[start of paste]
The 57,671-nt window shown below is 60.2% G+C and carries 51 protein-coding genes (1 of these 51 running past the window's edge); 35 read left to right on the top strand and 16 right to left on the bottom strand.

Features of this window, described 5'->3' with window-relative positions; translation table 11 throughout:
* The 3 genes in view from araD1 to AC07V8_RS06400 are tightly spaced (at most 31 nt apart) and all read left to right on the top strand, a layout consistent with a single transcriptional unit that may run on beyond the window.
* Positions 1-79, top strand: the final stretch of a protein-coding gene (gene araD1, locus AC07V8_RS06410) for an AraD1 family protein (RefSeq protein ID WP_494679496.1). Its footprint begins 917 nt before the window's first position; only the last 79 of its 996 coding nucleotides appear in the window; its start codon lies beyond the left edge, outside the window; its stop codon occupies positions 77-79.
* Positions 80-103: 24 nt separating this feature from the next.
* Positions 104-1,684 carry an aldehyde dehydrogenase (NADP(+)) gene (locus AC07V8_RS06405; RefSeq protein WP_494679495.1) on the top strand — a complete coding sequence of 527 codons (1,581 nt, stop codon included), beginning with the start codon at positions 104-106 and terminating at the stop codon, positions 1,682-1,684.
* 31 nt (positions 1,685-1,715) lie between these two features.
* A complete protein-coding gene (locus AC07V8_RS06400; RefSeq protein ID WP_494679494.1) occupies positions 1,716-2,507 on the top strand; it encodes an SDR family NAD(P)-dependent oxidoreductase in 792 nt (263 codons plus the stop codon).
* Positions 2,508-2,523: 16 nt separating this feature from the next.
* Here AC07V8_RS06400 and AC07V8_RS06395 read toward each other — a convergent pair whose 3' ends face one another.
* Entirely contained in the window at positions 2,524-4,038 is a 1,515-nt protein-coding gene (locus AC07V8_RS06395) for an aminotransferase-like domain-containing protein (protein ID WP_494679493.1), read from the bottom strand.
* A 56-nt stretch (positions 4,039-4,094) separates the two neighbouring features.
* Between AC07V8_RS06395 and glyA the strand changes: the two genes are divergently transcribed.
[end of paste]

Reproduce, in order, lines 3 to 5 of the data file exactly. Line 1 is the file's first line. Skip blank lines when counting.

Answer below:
* The 3 genes in view from araD1 to AC07V8_RS06400 are tightly spaced (at most 31 nt apart) and all read left to right on the top strand, a layout consistent with a single transcriptional unit that may run on beyond the window.
* Positions 1-79, top strand: the final stretch of a protein-coding gene (gene araD1, locus AC07V8_RS06410) for an AraD1 family protein (RefSeq protein ID WP_494679496.1). Its footprint begins 917 nt before the window's first position; only the last 79 of its 996 coding nucleotides appear in the window; its start codon lies beyond the left edge, outside the window; its stop codon occupies positions 77-79.
* Positions 80-103: 24 nt separating this feature from the next.